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What is Make.Shift Art Space?

A local community art space uses their platform to accept everyone who wants to make art

Sarah Lane showcases her own piece from the Urban Sketching workshop she teaches on Saturday, Oct. 22 at Make.Shift Art Space in Bellingham, Wash. Urban Sketching is just one of the many workshops Make.Shift offers. // Photo courtesy of Audrey Hemmert

A dark gray building with bright teal trim nestled between restaurants in downtown Bellingham is home to one of the town’s lesser-known artistic gems. This is Make.Shift Art Space.

Through the front door lies an art gallery with mixed media pieces displayed on the walls and floor. Down the hallway is an eclectic array of rooms, including offices, studios and classrooms. Downstairs, a maze of music and mixed-media art studios fill the dark basement with life. 

Riley Currie, director of outreach for Make.Shift, describes the space as an art gallery, music venue, radio station home, open studio, rental practice space and host of community education programs and workshops. 

The main attraction is a performance space with an elevated stage and plenty of space for a decent sized crowd. A further venture into the building uncovers a woodworking room, practice studios and a large, bedroom-sized art installation.  

Currie said somehow, it seems much of Bellingham is still unaware of what goes on within this nonprofit organization. She continued that unless someone has been there for a show, they likely don’t know about the rest of the space. 

Currie said the term “Art Space” means more than just a gallery.

“We're a place to come look at art, a place to come make art or a place to listen to art,” Currie said. 

Make.Shift’s origin stems from two projects that ran for a few years beginning in 2008: a community-use tour bus and a rentable bike-powered generator for concerts. From there, it has grown into a multifaceted community-based arts center.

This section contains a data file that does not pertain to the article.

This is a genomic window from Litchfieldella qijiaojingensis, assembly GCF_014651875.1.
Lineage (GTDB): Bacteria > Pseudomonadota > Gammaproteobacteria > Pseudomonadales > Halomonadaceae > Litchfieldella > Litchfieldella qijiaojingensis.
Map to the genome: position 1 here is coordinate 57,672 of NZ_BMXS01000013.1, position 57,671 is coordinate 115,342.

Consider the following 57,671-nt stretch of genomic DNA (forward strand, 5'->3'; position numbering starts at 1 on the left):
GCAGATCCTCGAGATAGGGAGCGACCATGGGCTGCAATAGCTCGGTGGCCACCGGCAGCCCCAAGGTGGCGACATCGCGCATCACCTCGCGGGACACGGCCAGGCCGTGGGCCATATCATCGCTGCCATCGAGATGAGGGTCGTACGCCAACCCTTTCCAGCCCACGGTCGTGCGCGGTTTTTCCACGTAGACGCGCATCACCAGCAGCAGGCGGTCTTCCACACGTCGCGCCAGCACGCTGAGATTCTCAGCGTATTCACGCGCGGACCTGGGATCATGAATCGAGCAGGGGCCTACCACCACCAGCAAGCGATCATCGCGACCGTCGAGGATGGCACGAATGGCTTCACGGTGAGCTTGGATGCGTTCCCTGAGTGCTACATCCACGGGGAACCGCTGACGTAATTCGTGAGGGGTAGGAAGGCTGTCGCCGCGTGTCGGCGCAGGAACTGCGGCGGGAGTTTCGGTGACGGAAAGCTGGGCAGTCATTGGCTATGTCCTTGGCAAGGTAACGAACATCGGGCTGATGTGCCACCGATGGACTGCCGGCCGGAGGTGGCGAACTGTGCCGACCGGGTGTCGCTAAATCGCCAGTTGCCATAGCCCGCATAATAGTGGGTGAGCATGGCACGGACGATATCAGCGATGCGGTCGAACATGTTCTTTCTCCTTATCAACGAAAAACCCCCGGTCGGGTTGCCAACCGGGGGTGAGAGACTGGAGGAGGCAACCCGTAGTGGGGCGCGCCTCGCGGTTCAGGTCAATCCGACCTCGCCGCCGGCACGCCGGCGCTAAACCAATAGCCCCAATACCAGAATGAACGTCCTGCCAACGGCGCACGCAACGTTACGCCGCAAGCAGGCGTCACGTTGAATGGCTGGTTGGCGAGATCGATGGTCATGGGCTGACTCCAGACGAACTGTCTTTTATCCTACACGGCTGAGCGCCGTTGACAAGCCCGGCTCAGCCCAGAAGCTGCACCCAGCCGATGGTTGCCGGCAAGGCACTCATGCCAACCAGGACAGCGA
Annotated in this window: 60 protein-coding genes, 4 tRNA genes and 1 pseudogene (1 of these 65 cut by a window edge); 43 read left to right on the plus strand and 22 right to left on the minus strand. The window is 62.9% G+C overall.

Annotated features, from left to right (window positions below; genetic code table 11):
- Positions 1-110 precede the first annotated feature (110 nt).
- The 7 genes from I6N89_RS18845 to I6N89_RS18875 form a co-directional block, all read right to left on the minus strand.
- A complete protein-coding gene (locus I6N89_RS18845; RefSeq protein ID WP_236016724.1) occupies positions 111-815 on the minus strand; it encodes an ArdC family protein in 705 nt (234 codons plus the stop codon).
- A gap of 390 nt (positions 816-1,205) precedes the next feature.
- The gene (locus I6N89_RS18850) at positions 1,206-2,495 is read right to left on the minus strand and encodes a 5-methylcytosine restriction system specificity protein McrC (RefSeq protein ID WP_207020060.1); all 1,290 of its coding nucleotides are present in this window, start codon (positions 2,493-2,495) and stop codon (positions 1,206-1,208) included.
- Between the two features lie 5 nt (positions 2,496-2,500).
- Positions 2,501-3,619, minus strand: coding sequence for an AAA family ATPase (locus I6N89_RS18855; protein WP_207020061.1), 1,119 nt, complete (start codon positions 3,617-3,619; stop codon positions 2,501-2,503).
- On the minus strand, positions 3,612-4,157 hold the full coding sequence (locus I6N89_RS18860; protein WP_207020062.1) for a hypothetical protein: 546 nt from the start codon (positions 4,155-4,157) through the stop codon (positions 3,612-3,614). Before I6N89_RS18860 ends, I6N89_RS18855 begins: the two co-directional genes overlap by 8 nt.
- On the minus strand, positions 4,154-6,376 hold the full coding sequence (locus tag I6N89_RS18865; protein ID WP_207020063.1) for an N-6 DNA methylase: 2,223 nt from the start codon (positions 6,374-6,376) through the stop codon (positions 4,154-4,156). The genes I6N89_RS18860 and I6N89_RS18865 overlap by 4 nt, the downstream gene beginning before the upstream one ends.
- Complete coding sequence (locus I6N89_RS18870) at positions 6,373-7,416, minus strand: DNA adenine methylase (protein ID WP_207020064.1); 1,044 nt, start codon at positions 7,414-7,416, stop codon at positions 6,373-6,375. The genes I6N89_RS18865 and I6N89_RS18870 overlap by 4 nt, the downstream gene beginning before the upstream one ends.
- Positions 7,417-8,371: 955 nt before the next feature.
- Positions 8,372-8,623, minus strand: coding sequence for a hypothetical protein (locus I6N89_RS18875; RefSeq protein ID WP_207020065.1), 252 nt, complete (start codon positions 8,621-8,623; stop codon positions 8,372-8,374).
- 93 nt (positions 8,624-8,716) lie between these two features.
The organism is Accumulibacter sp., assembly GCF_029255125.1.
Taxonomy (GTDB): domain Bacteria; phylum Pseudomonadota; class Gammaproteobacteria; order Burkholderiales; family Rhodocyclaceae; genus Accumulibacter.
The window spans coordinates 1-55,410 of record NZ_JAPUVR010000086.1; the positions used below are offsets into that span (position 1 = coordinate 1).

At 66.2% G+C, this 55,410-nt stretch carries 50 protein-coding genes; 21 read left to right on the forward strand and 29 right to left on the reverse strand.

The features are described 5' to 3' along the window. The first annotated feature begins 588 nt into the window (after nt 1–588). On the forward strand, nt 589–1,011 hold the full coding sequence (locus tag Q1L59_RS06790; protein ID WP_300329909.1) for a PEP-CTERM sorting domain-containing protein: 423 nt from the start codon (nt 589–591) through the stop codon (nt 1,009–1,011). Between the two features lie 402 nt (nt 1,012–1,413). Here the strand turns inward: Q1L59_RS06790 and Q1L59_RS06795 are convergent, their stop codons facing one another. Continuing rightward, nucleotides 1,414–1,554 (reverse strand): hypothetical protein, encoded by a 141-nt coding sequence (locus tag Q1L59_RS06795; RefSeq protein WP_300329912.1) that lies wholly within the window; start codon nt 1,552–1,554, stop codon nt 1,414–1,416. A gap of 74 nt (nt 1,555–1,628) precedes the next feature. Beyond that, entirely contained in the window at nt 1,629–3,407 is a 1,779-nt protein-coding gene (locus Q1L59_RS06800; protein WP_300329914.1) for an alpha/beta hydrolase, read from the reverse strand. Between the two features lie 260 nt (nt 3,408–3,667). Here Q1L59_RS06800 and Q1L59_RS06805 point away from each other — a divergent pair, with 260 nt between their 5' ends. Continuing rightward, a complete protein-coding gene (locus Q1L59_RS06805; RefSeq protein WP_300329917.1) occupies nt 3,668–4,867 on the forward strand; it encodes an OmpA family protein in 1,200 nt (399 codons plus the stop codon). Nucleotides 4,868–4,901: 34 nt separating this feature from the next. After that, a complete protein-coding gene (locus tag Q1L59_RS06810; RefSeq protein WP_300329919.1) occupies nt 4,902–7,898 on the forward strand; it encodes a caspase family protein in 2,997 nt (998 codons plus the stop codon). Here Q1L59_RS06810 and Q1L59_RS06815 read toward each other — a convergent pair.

Make.Shift has few explicit rules. Posted throughout the building are signs reading “No Booze, No Drugs, No Jerks.” These policies have inspired an all-ages space. 

Sarah Lane, a Make.Shift board member, is also a teacher and has her own art featured in the gallery.

Lane explains that Make.Shift sees parents, kids, older adults and kids of all ages. She believes the vast range of ages they reach allows for a beautifully unique experience and connection between different generations. 

“To create with people from different generations with different ideas and innovations is extremely rewarding, fulfilling and nourishing,” Lane said. 

As a self-described soon-to-be 52-year-old, Lane appreciates the connections Make.Shift has provided her with. 

“Because Make.Shift has that intergenerational aspect and is a safe space for all people, I have been able to sit with people and feel really safe with where I'm at in life,” Lane said. 

In addition to intergenerational connections, Currie said Make.Shift also focuses on the goal of prioritizing art and music from historically underrepresented groups, especially within their radio station, 94.9 KZAX . She said they spotlight local artists in genres like hip-hop that aren’t otherwise played on mainstream radio. 

Currie said these focuses are in efforts to increase accessibility to art and bring the community together. 

“Art and music naturally foster community,” she said. 

Lane believes that art is integral to life. 

“Arts are really important to us and healing,” Lane said. She believes art can help us move through things, learn to communicate, see different perspectives on today's issues and develop empathy. 

Xandra Blackburn, art gallery coordinator at Allied Arts of Whatcom County, shares this sentiment. 

“I think that art is the epitome of human culture,” Blackburn said. 

Blackburn also said she believes access to art has become even more necessitated for growing minds by the COVID-19 pandemic. 

“I think that it helps build psychological resilience when you have access to creativity and expression especially,” Blackburn said.

Lane enjoys displaying her art at Make.Shift because it challenges and pushes her from her comfort zone.

Currie said that safe spaces for intergenerational connections without a religious aspect can be hard to come by. Make.Shift encompasses so many different things with a focus on bringing the community together in as many ways as possible. They hope to continue to reach further audiences and increase accessibility into arts. 

Anyone interested in finding out more about Make.Shift can visit the space Thursday-Saturday 1-6 p.m. or join their poster making workshop on Saturday, Nov. 5. 

Make.Shift’s workshop lineup includes “How to write an artist statement’ and “Intro to the stage: sights, sounds and principals in a DIY venue” all just $10 with sliding scale pricing. 

Make.Shift’s gallery has just wrapped its Uncanny Valley show, which ran from Oct. 7-30. They are currently accepting applications for their 2023 gallery year and encourage artists of all ages and experience levels to apply.


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